Now take $\kappa =30$ with an elliptic curve $E:y^2 = x^3+ ax +b$ over $\mathbb{F}_q$ with $q=p^r$ with $p$ is a prime.

  • Embedding: Given a message number $m$ compute the following values for $x$ for embedding the message $m$:

    $$x = \{m\cdot \kappa +j, \ \ j=0,1,\ldots \} = \{30m,\ 30m+1,\ 30m+2,\ \ldots\}$$ until we found $x^3+ ax +b$ is a square modulo $p$ and this gives as the point $(x,\sqrt{x^3+ax+b})$ on the elliptic curve.

  • To convert a point $(x,y)$ on $E$ back to original message number $m$, compute $$ m= \lfloor x/30 \rfloor$$

$x^3+ax+b$ is a square approximately half of all $x$, i.e. 50%. Therefore with only around $2^{-\kappa}$ probability this method will fail to embed a message to a point on $E$ over $\mathbb{F}_q$. In that case, choose another $\kappa$.

Example

Let $E$ be $y^2 = x^3+ 3x$, $m=2174$ and $p=4177$. Now calculate the series $$x = \{30\cdot 2174,\ 30\cdot 2174 +1,\ 30\cdot 2174+2,\ \ldots\}$$ until $x^3+3x$ is a square modulo $4177$. It is square when $j=15$

\begin{align} x & =30 \cdot 2174 + 15 \\ & = 65235 \\ x^3+3x &= (30 \cdot 2174 + 15)^3 +3( 30 \cdot 2174 + 15)\\ & = 277614407048580 \\ & \equiv 1444 \bmod 4177\\ & \equiv 38^2. \end{align}

Therefore the message $m=2174$ is embedded to the point $$(x,\sqrt{x^3+ax+b}) = (65235,38)$$

To convert the message point $(65235,38)$ on $E$ back to the original message $m$ compute $$m=\lfloor 65235/30\rfloor = \lfloor 2174.5 \rfloor = 2174$$

* This answer is based on the book of Song Y. Yan "Computational Number Theory and Modern Cryptography".


Notes:

  1. This answer was given for ECC-ElGamal encryption where $M+[r]P$ is calculated. It is possible that $M$ is encoded into a short group if the curve group is not a prime group, i.e. we have a cofactor >1. This is not a problem in the case of pure ECC-ElGamal encryption.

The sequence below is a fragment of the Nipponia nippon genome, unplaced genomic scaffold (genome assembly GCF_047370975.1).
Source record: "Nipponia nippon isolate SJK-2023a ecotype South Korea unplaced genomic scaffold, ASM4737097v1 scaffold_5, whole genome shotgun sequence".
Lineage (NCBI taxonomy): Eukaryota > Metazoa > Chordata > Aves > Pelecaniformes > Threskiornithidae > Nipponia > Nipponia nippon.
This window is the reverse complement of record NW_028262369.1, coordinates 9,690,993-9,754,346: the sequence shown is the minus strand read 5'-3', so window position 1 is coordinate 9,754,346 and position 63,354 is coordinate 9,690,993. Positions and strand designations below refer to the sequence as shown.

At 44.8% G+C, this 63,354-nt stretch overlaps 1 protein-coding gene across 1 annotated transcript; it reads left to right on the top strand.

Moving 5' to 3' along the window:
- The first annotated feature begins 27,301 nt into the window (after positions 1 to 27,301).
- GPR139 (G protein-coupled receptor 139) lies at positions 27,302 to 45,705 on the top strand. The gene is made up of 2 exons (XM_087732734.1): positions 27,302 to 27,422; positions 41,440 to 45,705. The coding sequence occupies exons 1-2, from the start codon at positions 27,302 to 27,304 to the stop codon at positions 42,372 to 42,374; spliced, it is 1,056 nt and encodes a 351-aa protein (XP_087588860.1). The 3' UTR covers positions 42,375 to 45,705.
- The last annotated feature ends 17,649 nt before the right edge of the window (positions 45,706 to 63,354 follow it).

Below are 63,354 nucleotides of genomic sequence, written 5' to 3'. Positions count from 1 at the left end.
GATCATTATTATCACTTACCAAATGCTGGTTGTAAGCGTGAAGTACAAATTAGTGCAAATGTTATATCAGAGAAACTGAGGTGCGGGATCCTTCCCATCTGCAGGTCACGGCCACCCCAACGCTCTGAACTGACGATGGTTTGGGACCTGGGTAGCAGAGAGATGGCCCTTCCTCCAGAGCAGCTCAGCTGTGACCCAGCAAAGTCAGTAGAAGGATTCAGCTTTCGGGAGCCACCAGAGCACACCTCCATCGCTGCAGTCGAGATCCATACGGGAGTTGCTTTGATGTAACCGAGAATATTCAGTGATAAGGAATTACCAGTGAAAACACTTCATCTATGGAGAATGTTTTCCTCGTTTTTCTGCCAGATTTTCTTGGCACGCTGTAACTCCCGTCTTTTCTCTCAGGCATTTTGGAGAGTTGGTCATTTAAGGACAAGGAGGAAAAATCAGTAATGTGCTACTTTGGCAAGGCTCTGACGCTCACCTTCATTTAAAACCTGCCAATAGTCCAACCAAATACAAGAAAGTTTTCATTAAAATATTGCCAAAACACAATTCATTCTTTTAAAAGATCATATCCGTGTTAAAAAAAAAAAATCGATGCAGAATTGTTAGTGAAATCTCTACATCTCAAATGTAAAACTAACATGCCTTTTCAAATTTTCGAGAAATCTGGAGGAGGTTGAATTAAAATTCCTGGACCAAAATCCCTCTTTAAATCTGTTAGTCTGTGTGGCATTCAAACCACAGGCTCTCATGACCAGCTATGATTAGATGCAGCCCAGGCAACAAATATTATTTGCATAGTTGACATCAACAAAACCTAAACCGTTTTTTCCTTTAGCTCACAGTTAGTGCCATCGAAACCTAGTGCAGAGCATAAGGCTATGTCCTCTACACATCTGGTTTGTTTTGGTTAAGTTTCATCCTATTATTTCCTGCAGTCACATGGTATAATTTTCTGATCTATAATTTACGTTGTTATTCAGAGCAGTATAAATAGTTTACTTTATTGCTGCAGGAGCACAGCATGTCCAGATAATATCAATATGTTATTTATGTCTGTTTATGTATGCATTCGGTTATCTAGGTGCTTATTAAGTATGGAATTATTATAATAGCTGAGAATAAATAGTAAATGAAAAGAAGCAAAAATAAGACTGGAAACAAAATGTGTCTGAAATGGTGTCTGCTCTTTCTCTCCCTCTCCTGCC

2. The $\kappa$ must be agreed on both sides for properly converting a point to the original message.

  3. Instead of ECC-ElGamal encryption use Elliptic Curve Integrated Encryption Scheme (ECIES)

  4. If you use this encoding other than pure ElGamal encryption, ensure that small-subgroup doesn't introduce insecurity.

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  • $\begingroup$ As noted for the other answer, this method is not guaranteed to produce a point in the correct subgroup if the curve has a cofactor (but it probably will not matter, depending on how you use the point later). $\endgroup$
    – knaccc
    Commented Dec 30, 2021 at 15:23
  • $\begingroup$ @knaccc I don't see that this makes a problem for ECC-ElGamal. Both Q and A was for this. Am I missing a point? $\endgroup$
    – kelalaka
    Commented Dec 30, 2021 at 15:53
  • $\begingroup$ It depends what you do with the points later. If it's just simple addition and subtraction to encrypt/decrypt, then that'll work. But there are more complex things that can be done with the ElGamal points, such as proving two ciphertexts are encryptions of the same message. Subgroup attacks could be possible when you do certain complex things. For example, the DEDIS library considered this important enough to do the subgroup check github.com/dedis/kyber/blob/…. It's just something to be aware of. $\endgroup$
    – knaccc
    Commented Dec 30, 2021 at 16:15
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    $\begingroup$ @knaccc I've added some notes to make sure that no one uses it blindly. Thanks. $\endgroup$
    – kelalaka
    Commented Dec 30, 2021 at 16:34
  • $\begingroup$ Btw it's not necessarily a small subgroup attack that's the problem, it's also being in the wrong large subgroup that can be an attack vector. It was a such a problem that caused a vulnerability in the Monero codebase, which is why I'm particularly sensitive to sanitizing EC points. $\endgroup$
    – knaccc
    Commented Dec 30, 2021 at 16:37